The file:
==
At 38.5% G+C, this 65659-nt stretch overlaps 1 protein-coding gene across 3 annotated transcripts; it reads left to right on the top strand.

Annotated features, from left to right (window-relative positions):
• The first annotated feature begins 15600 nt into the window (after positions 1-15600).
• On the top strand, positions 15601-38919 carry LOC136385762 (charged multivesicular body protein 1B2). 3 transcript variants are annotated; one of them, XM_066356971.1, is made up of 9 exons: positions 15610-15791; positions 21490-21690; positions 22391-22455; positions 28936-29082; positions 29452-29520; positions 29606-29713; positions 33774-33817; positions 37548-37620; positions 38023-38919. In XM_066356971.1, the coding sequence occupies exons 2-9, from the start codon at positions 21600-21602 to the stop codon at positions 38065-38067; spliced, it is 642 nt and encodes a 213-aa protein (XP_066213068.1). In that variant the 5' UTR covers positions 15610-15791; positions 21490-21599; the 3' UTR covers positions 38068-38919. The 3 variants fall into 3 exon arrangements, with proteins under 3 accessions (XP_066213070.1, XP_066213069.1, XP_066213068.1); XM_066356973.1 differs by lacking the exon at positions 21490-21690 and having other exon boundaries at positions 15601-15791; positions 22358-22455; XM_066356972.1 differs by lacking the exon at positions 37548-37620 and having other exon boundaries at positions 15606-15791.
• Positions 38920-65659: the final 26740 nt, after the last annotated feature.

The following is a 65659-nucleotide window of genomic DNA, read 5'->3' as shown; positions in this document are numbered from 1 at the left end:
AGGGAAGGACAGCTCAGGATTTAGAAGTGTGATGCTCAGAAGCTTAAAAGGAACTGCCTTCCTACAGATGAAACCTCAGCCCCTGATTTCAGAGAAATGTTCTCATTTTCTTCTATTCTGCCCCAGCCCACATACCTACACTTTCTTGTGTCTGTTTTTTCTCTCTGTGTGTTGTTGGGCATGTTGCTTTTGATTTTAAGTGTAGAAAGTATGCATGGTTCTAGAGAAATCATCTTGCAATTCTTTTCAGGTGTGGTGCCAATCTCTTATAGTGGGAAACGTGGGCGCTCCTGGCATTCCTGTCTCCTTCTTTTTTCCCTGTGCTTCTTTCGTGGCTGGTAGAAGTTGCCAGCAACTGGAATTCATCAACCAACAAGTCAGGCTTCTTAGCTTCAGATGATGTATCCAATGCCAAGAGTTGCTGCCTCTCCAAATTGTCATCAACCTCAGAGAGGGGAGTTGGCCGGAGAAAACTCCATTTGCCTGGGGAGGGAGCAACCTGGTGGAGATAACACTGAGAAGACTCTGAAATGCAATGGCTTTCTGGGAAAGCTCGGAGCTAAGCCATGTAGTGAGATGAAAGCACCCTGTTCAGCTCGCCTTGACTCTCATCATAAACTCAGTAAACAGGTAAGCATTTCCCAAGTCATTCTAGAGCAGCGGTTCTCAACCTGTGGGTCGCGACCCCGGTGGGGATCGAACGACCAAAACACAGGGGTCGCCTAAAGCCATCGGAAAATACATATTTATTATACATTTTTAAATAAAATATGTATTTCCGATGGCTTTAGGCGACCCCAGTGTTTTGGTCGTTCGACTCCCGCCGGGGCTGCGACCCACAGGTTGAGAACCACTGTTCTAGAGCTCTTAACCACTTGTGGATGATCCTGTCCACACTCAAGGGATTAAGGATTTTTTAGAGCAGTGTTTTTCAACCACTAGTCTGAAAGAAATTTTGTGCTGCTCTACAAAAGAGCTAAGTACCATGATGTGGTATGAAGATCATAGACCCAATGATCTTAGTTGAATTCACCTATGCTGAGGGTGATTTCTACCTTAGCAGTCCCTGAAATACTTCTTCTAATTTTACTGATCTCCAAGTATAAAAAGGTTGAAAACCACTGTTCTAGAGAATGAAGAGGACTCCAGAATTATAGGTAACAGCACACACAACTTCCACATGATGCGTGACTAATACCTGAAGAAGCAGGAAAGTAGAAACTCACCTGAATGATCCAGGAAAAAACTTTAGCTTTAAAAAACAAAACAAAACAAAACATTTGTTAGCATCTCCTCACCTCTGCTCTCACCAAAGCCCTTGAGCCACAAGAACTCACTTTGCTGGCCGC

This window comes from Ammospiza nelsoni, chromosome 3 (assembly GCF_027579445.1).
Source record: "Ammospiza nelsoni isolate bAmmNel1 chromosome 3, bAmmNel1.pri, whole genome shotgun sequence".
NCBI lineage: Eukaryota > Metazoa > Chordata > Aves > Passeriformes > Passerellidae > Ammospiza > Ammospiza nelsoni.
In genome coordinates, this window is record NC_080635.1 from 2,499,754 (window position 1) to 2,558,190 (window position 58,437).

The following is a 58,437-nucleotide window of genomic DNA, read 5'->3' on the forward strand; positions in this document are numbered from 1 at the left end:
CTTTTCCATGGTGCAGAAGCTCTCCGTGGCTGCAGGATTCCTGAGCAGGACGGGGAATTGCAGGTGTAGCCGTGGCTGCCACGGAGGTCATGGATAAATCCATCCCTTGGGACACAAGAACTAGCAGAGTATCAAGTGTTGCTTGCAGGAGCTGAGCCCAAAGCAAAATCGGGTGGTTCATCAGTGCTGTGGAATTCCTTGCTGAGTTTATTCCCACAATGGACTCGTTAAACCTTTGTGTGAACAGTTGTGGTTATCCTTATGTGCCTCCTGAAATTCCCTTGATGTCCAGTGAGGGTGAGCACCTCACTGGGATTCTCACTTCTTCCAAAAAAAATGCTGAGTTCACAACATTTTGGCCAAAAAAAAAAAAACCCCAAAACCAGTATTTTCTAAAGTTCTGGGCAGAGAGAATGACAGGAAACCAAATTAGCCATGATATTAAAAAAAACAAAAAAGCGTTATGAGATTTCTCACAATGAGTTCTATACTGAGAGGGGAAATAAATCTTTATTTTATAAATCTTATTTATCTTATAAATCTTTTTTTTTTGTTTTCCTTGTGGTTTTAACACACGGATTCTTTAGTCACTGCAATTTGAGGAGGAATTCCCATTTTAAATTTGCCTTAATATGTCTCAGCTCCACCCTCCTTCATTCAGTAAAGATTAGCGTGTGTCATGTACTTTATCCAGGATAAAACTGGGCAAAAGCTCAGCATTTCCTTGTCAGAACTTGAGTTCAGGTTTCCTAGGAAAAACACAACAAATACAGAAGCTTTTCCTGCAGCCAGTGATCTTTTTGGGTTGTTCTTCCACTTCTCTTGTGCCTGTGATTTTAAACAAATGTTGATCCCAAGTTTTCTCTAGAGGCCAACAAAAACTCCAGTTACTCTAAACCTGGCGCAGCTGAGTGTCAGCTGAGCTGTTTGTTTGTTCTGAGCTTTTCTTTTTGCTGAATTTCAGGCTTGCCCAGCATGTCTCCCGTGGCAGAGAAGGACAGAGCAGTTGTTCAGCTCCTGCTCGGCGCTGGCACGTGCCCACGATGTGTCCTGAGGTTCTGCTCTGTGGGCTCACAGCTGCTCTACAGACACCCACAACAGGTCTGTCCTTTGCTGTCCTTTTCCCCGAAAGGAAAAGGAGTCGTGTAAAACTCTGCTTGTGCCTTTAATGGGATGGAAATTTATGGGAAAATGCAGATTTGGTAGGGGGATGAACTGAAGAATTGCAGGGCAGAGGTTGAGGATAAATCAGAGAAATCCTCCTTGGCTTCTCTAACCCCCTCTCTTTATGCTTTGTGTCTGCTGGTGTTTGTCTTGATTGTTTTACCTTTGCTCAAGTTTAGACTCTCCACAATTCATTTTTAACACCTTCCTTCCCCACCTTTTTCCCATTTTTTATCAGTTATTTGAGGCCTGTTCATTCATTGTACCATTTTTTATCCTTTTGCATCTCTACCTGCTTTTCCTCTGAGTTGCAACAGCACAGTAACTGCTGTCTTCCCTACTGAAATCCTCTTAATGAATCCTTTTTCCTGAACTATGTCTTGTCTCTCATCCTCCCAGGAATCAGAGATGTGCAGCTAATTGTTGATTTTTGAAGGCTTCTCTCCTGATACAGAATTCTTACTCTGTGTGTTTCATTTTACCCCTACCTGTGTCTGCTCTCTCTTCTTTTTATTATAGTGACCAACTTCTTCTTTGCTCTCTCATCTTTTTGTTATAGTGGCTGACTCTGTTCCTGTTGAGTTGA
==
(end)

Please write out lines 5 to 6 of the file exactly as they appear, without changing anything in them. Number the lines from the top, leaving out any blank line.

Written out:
• Positions 38920-65659: the final 26740 nt, after the last annotated feature.

The following is a 65659-nucleotide window of genomic DNA, read 5'->3' as shown; positions in this document are numbered from 1 at the left end: